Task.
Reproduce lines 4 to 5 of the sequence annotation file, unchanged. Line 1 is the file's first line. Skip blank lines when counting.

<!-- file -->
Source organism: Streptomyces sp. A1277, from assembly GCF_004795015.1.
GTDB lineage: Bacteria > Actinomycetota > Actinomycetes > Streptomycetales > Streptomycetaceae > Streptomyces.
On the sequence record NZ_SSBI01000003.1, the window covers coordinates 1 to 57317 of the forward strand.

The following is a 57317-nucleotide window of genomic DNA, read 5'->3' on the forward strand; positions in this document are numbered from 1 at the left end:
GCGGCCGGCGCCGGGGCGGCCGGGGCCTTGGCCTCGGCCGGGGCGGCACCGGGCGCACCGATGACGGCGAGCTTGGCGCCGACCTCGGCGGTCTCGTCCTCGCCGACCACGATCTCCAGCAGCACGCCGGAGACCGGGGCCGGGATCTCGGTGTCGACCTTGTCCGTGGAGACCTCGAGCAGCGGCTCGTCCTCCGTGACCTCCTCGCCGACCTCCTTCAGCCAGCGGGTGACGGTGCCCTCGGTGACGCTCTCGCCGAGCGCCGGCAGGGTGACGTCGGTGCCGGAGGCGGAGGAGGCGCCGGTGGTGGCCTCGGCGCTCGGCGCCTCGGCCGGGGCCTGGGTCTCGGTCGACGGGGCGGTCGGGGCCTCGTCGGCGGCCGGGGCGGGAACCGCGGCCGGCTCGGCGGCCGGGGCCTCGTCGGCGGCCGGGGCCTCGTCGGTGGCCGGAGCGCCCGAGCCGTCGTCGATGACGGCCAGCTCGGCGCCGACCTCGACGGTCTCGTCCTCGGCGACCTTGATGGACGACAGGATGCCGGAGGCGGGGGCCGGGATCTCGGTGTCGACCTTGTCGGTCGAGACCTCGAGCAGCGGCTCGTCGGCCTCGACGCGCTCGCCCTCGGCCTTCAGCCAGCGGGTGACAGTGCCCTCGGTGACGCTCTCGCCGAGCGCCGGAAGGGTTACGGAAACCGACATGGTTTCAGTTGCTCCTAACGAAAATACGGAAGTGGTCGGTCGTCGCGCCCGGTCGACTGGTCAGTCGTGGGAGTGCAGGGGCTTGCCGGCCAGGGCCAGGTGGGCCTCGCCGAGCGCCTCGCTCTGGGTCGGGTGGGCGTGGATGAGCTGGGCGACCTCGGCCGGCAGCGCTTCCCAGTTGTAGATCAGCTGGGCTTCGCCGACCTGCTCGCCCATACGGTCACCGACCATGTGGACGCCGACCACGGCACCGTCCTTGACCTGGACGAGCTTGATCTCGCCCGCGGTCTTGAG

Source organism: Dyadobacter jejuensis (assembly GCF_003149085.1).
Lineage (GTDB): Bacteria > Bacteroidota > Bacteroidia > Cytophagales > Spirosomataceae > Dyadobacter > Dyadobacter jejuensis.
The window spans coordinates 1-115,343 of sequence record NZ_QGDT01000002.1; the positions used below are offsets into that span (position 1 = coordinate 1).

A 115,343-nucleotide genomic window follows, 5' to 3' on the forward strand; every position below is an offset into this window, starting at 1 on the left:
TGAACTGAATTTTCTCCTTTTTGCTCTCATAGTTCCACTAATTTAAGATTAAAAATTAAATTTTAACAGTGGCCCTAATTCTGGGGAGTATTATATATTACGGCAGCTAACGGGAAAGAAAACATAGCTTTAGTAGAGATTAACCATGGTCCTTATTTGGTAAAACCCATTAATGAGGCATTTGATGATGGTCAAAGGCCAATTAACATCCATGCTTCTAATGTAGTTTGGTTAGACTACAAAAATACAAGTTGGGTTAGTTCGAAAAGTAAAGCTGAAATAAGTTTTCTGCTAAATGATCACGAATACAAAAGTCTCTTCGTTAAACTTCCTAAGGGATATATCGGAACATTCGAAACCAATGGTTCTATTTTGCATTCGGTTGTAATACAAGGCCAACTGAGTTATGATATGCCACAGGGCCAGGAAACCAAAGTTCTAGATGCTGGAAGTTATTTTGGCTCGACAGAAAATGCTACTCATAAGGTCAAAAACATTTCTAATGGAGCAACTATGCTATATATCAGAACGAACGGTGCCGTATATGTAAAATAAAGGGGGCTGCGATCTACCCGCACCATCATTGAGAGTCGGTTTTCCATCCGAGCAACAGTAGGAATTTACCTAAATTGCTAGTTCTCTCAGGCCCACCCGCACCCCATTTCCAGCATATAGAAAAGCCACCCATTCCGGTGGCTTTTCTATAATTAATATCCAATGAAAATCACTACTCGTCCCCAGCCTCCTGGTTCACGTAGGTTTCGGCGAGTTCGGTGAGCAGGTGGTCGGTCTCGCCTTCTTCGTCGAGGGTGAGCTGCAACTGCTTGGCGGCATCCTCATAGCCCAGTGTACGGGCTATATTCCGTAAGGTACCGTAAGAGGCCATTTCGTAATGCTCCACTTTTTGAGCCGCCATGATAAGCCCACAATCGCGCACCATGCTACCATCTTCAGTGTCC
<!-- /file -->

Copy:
The following is a 57317-nucleotide window of genomic DNA, read 5'->3' on the forward strand; positions in this document are numbered from 1 at the left end:
GCGGCCGGCGCCGGGGCGGCCGGGGCCTTGGCCTCGGCCGGGGCGGCACCGGGCGCACCGATGACGGCGAGCTTGGCGCCGACCTCGGCGGTCTCGTCCTCGCCGACCACGATCTCCAGCAGCACGCCGGAGACCGGGGCCGGGATCTCGGTGTCGACCTTGTCCGTGGAGACCTCGAGCAGCGGCTCGTCCTCCGTGACCTCCTCGCCGACCTCCTTCAGCCAGCGGGTGACGGTGCCCTCGGTGACGCTCTCGCCGAGCGCCGGCAGGGTGACGTCGGTGCCGGAGGCGGAGGAGGCGCCGGTGGTGGCCTCGGCGCTCGGCGCCTCGGCCGGGGCCTGGGTCTCGGTCGACGGGGCGGTCGGGGCCTCGTCGGCGGCCGGGGCGGGAACCGCGGCCGGCTCGGCGGCCGGGGCCTCGTCGGCGGCCGGGGCCTCGTCGGTGGCCGGAGCGCCCGAGCCGTCGTCGATGACGGCCAGCTCGGCGCCGACCTCGACGGTCTCGTCCTCGGCGACCTTGATGGACGACAGGATGCCGGAGGCGGGGGCCGGGATCTCGGTGTCGACCTTGTCGGTCGAGACCTCGAGCAGCGGCTCGTCGGCCTCGACGCGCTCGCCCTCGGCCTTCAGCCAGCGGGTGACAGTGCCCTCGGTGACGCTCTCGCCGAGCGCCGGAAGGGTTACGGAAACCGACATGGTTTCAGTTGCTCCTAACGAAAATACGGAAGTGGTCGGTCGTCGCGCCCGGTCGACTGGTCAGTCGTGGGAGTGCAGGGGCTTGCCGGCCAGGGCCAGGTGGGCCTCGCCGAGCGCCTCGCTCTGGGTCGGGTGGGCGTGGATGAGCTGGGCGACCTCGGCCGGCAGCGCTTCCCAGTTGTAGATCAGCTGGGCTTCGCCGACCTGCTCGCCCATACGGTCACCGACCATGTGGACGCCGACCACGGCACCGTCCTTGACCTGGACGAGCTTGATCTCGCCCGCGGTCTTGAG